Q&A about DiscoverText

I wrote a blog post on the tools to capture data from Twitter back in July, followed up by a post on the challenges of using Twitter as a data source in August, for the London School of Economics and Political Science blog.

I have received some queries regarding historical Twitter data, specially on DiscoverText and Sifter. Using DiscoverText and Sifter, it is possible to retrieve and analyse Twitter data (Firehose).

I thought I would answer some of the typical questions I receive in this post. Hope that it is helpful for students across degree programs, and also for academics looking into using Twitter data

Q – Is DiscoverText easy to use?  A – Yes, I have a non-technical background, and I have found DiscoverText very simple and easy to use. You can find some excellent video tutorials here.  Depending on the learner, it could take as a little as a few days to start using some of the advanced features. It is possible to manually code tweets, machine classify, and de-duplicate tweets without being an expert in programming! DiscoverText offer a free, no commitment, 30 day trail, so I would recommend going for this which will allow you to test out the software.

Q – Is Twitter data expensive? A – It can range from not that expensive to very expensive. It is possible to get a good dataset for just a couple of hundred dollars. I purchased a neat dataset of Ebola tweets for $100.  It is possible to generate a free estimate via Sifter, here.

Q – Is it possible to retrieve Twitter data from previous years ? A – Yes, using Sifter it is entirely possible to retrieve Twitter data going back to the very start of Twitter.  However, remember that as Twitter over the years has introduced new metadata fields, these may not be present in older datasets. This is a good resource.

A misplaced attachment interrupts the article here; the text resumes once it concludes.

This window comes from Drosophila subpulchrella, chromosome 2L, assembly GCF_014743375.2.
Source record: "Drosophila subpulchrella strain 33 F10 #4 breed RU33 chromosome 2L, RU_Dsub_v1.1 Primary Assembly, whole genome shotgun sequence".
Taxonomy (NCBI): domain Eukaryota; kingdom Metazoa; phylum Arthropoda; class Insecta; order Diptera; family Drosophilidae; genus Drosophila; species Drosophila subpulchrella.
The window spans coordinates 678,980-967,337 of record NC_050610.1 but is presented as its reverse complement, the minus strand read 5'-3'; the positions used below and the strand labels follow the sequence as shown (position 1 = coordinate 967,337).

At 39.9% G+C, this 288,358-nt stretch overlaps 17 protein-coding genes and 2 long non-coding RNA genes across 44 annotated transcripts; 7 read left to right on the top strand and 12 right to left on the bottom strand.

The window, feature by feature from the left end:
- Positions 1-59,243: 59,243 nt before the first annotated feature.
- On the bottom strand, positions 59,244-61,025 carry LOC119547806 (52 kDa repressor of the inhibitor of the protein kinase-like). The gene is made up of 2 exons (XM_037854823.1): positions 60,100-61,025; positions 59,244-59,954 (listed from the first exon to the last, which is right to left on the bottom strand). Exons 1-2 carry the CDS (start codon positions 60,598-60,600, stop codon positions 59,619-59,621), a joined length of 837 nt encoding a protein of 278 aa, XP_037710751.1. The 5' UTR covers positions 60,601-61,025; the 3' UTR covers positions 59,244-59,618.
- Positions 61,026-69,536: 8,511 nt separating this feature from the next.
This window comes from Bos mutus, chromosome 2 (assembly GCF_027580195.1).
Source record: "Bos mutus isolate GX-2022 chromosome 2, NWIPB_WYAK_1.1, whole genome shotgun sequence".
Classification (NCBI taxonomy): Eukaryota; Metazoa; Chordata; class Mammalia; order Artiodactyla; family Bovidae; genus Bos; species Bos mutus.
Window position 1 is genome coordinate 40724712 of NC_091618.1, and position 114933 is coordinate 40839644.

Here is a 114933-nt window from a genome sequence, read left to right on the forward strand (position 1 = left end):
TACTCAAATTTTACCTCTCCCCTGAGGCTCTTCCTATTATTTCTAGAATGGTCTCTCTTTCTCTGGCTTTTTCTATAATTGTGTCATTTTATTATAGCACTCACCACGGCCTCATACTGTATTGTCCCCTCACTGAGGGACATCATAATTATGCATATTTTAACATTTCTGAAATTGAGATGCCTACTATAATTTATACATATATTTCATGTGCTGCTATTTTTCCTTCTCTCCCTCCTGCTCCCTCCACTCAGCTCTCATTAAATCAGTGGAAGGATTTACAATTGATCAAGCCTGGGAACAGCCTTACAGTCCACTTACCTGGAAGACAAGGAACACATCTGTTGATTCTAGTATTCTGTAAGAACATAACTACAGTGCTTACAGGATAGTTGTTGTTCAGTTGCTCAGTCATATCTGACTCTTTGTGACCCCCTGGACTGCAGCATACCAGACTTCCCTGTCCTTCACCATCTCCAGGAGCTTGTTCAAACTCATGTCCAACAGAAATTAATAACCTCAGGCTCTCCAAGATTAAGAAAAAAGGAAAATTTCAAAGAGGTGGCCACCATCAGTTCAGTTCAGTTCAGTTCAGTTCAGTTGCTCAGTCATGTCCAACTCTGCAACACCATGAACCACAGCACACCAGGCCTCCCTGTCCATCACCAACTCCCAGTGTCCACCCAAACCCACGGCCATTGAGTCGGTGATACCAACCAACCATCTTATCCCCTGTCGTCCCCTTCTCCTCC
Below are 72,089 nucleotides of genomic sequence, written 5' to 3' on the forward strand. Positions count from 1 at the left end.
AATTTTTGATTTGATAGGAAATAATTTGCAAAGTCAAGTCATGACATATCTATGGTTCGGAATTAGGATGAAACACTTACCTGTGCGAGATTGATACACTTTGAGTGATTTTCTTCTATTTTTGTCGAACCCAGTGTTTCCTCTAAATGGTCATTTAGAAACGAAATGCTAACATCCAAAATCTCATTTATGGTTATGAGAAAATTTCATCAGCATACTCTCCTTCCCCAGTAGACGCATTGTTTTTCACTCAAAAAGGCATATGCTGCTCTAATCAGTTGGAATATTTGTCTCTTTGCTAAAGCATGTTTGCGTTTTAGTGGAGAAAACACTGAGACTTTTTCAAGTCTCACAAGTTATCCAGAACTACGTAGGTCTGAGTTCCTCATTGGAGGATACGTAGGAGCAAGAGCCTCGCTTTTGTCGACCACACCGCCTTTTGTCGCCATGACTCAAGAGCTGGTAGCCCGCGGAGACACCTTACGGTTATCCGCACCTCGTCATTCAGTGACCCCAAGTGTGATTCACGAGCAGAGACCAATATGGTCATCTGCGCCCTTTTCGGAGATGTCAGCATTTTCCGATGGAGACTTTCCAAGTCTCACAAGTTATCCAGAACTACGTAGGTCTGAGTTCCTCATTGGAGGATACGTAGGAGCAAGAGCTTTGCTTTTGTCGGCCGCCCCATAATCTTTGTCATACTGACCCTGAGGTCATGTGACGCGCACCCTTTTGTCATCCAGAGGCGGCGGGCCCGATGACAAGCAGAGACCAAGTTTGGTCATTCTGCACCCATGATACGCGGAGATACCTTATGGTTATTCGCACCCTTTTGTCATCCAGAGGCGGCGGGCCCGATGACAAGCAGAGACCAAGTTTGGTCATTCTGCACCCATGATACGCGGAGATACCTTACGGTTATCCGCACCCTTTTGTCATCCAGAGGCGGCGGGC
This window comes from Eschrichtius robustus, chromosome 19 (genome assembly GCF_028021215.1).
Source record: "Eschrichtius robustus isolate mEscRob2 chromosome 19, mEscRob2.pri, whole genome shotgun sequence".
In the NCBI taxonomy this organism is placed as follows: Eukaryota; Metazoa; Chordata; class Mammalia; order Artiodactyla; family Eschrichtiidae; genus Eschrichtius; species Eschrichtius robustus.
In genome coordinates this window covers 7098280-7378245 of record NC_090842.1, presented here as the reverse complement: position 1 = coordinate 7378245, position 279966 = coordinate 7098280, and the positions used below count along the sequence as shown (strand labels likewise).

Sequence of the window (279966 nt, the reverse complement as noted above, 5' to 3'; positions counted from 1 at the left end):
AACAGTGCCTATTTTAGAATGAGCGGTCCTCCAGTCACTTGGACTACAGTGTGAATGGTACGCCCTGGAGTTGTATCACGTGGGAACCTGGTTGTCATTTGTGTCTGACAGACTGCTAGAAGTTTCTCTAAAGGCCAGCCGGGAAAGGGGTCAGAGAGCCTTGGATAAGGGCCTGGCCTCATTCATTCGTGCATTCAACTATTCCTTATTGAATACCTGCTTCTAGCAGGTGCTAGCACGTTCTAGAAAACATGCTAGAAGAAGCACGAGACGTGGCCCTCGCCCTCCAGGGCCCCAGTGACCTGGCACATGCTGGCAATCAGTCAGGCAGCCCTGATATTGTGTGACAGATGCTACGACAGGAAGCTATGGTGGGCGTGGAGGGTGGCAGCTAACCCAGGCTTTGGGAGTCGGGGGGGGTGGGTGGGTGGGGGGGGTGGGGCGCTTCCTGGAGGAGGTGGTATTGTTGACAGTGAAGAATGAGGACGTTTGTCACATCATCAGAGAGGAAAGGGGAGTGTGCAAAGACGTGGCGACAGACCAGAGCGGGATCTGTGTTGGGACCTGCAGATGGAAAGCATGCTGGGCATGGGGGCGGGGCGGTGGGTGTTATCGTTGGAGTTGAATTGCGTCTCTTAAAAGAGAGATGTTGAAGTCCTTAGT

Q – My topic is X, is there anyway to retrieve the data for free ? A – In almost all cases, the answer to this question is no. This is because it is not possible to share Twitter datasets.

Q – My research Q is X, can Twitter data help address it ? A – This can be difficult to answer. In some cases, yes, and in some cases no. My advice would be to use Twitter’s advance search feature, link here, this will display tweets all the way back to Jack’s first tweet. You could, therefore, use this as way of seeing tweets, before making a commitment to purchase.

Q – What do you use for historical Twitter data?  A – For my PhD project, I have used DiscoverText, and Sifter. I am yet to come across a better alternative, especially for academic use. The support is excellent, and I almost receive a reply to my email queries within a few minutes.

Q – How do you use DiscoverText?  A – I was interviewed by DiscoverText, link here, it provides further information on how I have used DiscoverText.

The best person to contact about DiscoverText and Sifter is Dr Stu Shulman.

 

 

Advertisements

4 comments

  1. Hanaa · January 6, 2016

    Thanks this is incredibly useful information! I wonder if you had any comments about generating and analysing data utilizing Twitter, rather than analysing existing data?

    Liked by 1 person

    • Wasim Ahmed · January 10, 2016

      Hi Hanaa, it is possible to both generate and analyse Twitter data within DiscoverText. There are some very powerful features such as machine learning, and de-duplication features. I would highly recommend checking the features out. Mozdeh, NodeXL, Chorus, and COSMOS (which are all free) are desktop tools which can be used to both generate and analyse Twitter data. I recommend taking a look at these too. Hope this helps!

      Like

      • Hanaa · February 12, 2016

        thank you!

        Like

      • Wasim Ahmed · February 12, 2016

        Glad it was helpful!

        Like

Leave a Reply

Fill in your details below or click an icon to log in:

WordPress.com Logo

You are commenting using your WordPress.com account. Log Out / Change )

Twitter picture

You are commenting using your Twitter account. Log Out / Change )

Facebook photo

You are commenting using your Facebook account. Log Out / Change )

Google+ photo

You are commenting using your Google+ account. Log Out / Change )

Connecting to %s